And the event returns, to continue eventing up your summer. Second issues are always hard for me – first issues have a level of imperative to them, which forces your choices. Second issues are where the debts you accumulated from first issue have to be paid off – what wasn't necessary then becomes absolutely necessary now, for example. But I'm fond of this one – the war of the first act rushes onwards, we show more shade and shape to the concept, Valerio and Marte continue to tear up the page, Cyclops is delightful and then we hit the start of the second act. I'm re-reading all of this, and almost analysing myself in reverse – this is what I was writing in the last months of C's pregnancy, and finishing in the first months of fatherhood. There's a lot going on in here. Thankfully, there's also big ol' fight scenes.
I just saw someone quote me, in terms of my goals, as “Can I essentially get Millar and Morrison back together and make them make out? on Scans Daily, which I have no idea where I said it, but certainly sounds like me, and perhaps will be increasingly clear after this issue.
This has been fun. It seems to have gone down well too.
There's a preview here but let's give the second page for a taste...
With the chaos of Hot Event Summer, I've got behind in mentioning covers and similar, and likely won't be doing everything in advance. Still – this has to be an exception. Mark says it's his favourite so far, and it's hard to disagree with him. It's for Immortal X-men #8. Here's the solicit...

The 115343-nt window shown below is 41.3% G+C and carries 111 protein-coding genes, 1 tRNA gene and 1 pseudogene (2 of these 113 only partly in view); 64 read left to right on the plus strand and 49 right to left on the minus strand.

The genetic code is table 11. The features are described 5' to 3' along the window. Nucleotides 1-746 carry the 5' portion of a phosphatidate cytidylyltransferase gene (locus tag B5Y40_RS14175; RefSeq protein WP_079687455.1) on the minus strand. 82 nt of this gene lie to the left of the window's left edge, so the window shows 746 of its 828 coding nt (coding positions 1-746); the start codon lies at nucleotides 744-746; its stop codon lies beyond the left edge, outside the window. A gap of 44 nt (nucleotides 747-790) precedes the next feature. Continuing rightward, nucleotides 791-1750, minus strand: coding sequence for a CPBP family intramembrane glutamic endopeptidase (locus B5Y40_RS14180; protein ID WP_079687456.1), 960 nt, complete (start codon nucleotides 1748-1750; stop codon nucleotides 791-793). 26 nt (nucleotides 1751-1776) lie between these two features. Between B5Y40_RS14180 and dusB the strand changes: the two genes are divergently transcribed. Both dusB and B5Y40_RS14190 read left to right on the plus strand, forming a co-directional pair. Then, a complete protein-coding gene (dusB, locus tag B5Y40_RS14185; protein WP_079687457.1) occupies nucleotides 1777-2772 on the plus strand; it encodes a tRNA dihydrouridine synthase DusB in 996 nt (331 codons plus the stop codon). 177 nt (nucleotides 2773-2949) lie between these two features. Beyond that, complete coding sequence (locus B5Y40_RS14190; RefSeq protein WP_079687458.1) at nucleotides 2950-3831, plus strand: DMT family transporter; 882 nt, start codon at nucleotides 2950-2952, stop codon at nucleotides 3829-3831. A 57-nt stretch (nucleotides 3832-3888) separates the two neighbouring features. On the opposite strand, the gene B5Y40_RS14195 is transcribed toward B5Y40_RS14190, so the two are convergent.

IMMORTAL X-MEN #8 Written by KIERON GILLEN Art by MICHELE BANDINI Cover by MARK BROOKS A STUDY IN CERULEAN! Lawks! What's going on in foggy old London town in the year of our lord 1895? Well, it's only Sherlock Holmes, Mystique and Destiny on the tracks of a murderer and uncovering a truth that's significantly more sinister... On Sale 11/16
Playing with time has been a big part of the run, and this is where we go most into the historical record.
Actually, going through my notes, I'm not sure if I've ever posted the three AXE specials. I may have mentioned them, but I definitely don't think I showed the connective covers. So I will. Coo.
These happen between issue 5 and 6 of Judgment day, and are a tight focus on what certain characters are doing in a certain bit of our plot. Er... it's difficult to talk about this stuff without being spoilery, but if you want to know more, click for details.
It's been a week for deaths. Yesterday had me bursting into a surprised tears when I put on You're The One That I want and Olivia Newton John's voice came in, all confident, yearning and oh so alive, and it was just too much. C followed me into weeping a few minutes later. I have no idea what Iris made of it. Newton John someone who's been there, and present in so many moments of my life, in weird, tangential ways. I've don't think I've ever written directly about Grease, but its cameo in the final Phonogram likely says a lot – and to state the obvious, no Grease, no Kenickie. Xanadu hits the weird utopian pop part of my early memories (filed next to Super Trouper and a couple more). Hell, were I to list my early You're Not Exactly Straight memories, the video to Physical may be among the earliest. And that's a sentence I don't think I've ever written down before.